Battle of Seven Oaks National Historic Site of Canada

Winnipeg, Manitoba
General view of the monument and plaque at the site of the Battle of Seven Oaks, 1965. (© Agence Parcs Canada / Parks Canada Agency, 1965.)
General view
(© Agence Parcs Canada / Parks Canada Agency, 1965.)
Address : 1611 Main Street at Rupertsland Blvd., Winnipeg, Manitoba

Recognition Statute: Historic Sites and Monuments Act (R.S.C., 1985, c. H-4)
Designation Date: 1920-01-30
Dates:
  • 1816 to 1816 (Significant)

Event, Person, Organization:
  • Cuthbert Grant  (Person)
  • Lord Selkirk  (Person)
  • Governor Robert Semple  (Person)
  • Hudson’s Bay Company  (Organization)
  • North West Company  (Organization)
Other Name(s):
  • Battle of Seven Oaks  (Designation Name)
Research Report Number: 2009-CED-SDC-027
DFRP Number: 12699 00

Plaque(s)


Existing plaque:  1611 Main Street at Rupertsland Boulevard, Manitoba

Here at the Frog Plain, on June 19, 1816, Robert Semple, Governor of the Red River Settlement, and about 26 men confronted a North West Company brigade from the Assiniboine River, led by the young Métis clerk, Cuthbert Grant. The Métis saw the Settlement as a threat to their way of life; Semple, brave but obstinate, was prepared to insist on his authority as Governor. Tempers flared, a shot was fired, and Semple and twenty of his men were cut down. Regardless of what Grant's plan had originally been, he was now committee to action, and went on to capture Fort Douglas, headquarters of the Settlement.

Description of Historic Place

The Battle of Seven Oaks National Historic Site of Canada is located in the urban setting of Winnipeg Manitoba, at the intersection of Main Street and Rupert’s Land Boulevard. The Battle of Seven Oaks occured near this location, on June 19 1816, between a group of Métis and a group of Red River Settlers. There are no known extant remains of the battle; however, in 1951, a plaque was put by the Historic Sites and Monuments Board of Canada on the monument erected by the Manitoba Historical Society near the 1816 site. The designation refers to the plot of land, located on the northeast corner of Main Street and Rupert’s Land Boulevard in the City of Winnipeg.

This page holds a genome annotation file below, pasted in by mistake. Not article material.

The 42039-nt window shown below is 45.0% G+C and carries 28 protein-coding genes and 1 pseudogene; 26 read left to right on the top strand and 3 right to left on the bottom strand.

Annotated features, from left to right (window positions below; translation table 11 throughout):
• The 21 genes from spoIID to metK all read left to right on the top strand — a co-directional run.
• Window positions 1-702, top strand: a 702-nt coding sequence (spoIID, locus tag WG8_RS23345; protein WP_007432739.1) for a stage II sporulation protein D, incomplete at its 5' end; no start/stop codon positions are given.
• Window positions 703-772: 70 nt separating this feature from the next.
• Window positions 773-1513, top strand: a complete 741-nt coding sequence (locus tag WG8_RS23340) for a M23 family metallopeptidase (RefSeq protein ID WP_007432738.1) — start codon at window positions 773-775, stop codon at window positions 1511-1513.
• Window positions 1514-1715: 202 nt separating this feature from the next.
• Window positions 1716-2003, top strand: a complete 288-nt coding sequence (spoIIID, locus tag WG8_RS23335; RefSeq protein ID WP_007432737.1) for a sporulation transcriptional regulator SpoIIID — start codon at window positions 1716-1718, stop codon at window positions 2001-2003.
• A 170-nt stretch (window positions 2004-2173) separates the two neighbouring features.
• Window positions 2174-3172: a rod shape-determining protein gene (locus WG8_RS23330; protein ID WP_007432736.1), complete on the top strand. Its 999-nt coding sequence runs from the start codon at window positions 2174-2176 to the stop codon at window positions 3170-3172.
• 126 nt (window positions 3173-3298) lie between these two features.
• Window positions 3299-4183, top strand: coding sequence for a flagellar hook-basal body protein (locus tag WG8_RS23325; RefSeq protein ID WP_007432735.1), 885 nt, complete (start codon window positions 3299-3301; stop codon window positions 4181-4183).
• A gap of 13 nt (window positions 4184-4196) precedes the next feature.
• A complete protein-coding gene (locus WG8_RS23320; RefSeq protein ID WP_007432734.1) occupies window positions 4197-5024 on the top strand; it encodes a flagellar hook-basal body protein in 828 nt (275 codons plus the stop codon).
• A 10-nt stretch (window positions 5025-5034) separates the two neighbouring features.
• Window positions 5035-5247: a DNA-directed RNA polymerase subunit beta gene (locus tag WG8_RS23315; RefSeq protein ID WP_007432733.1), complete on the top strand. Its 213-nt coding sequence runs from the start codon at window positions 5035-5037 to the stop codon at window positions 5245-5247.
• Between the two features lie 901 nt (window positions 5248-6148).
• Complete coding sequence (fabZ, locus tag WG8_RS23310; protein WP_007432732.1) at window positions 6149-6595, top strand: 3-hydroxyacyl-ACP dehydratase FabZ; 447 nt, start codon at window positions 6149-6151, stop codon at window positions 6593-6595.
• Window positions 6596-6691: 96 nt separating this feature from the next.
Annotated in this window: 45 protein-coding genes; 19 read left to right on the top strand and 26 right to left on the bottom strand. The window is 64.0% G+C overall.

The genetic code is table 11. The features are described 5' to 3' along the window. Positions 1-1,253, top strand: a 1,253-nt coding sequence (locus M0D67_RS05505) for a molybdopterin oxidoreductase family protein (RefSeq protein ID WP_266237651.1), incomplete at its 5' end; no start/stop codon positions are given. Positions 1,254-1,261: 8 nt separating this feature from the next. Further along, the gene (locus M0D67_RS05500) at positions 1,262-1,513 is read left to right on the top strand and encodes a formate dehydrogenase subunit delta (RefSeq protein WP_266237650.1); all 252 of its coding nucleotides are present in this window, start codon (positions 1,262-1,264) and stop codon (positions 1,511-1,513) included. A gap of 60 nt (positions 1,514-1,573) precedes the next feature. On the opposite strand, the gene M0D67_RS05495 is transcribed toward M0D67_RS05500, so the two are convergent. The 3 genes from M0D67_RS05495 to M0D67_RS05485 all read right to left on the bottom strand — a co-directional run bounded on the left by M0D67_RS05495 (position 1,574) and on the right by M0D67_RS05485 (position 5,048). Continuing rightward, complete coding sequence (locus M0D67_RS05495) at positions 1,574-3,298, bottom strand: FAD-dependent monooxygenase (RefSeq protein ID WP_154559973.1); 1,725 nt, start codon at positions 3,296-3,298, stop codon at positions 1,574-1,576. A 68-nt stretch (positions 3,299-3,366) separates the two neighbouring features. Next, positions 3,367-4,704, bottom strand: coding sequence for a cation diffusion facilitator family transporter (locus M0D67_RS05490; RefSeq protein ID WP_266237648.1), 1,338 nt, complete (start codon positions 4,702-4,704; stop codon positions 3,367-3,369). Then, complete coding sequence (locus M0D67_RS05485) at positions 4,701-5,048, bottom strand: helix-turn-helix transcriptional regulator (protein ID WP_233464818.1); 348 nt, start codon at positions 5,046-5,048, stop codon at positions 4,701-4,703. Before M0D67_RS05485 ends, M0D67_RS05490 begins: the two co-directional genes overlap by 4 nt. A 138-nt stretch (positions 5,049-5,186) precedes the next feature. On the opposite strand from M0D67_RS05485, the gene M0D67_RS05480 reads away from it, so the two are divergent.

Heritage Value

The site of the Battle of Seven Oaks was designated a national historic site of Canada in 1920 because: on 19 June 1816, Robert Semple, Governor of the Red River colony, and about 26 men confronted a North West Company brigade, led by Cuthbert Grant. Semple and 20 of his men were killed; the Battle of Seven Oaks represents conflict between two different ways of life, that of the Métis and the Red River Settlers, in the history of the settlement of the Canadian west.

The Battle of Seven Oaks took place on June 19, 1816 north of the forks of the Red and the Assiniboine Rivers. It was a violent encounter between a party of Métis led by Cuthbert Grant and a group of Hudson’s Bay Company men and Selkirk settlers led by Governor Robert Semple. This battle was the culmination of a conflict between the Montréal-based North West Company and the London-based Hudson’s Bay Company, for control of the fur trade in the Northwest. Furthering the conflict was Lord Selkirk’s attempt to establish an agricultural colony at Red River, which the Métis saw as a threat to their traditional way of life. The battle began after negotiations over the pemmican supply failed, resulting in the deaths of Semple and 20 of his men. Grant, having suffered only one casualty, went on to take Fort Douglas and to expel the settlers from the region. Although the opposing companies would eventually merge, this event helped create a national consciousness for the Métis.

Sources: Historic Sites and Monuments Board of Canada, Minutes 1920, 2009.

Character-Defining Elements

Key elements contributing to the heritage value of this site include: its urban setting, located within the city of Winnipeg north of the forks of the Red River and the Assiniboine River; its siting, on the northeast corner of Main Street and Rupert’s Land Boulevard, encompassing the monument constructed by the Manitoba Historical Society which bears the Historic Sites and Monuments Board plaque; the integrity of any surviving or as yet unidentified archaeological remains which may be found within the site in their original placement and extent; the viewscapes from the site across the Red River.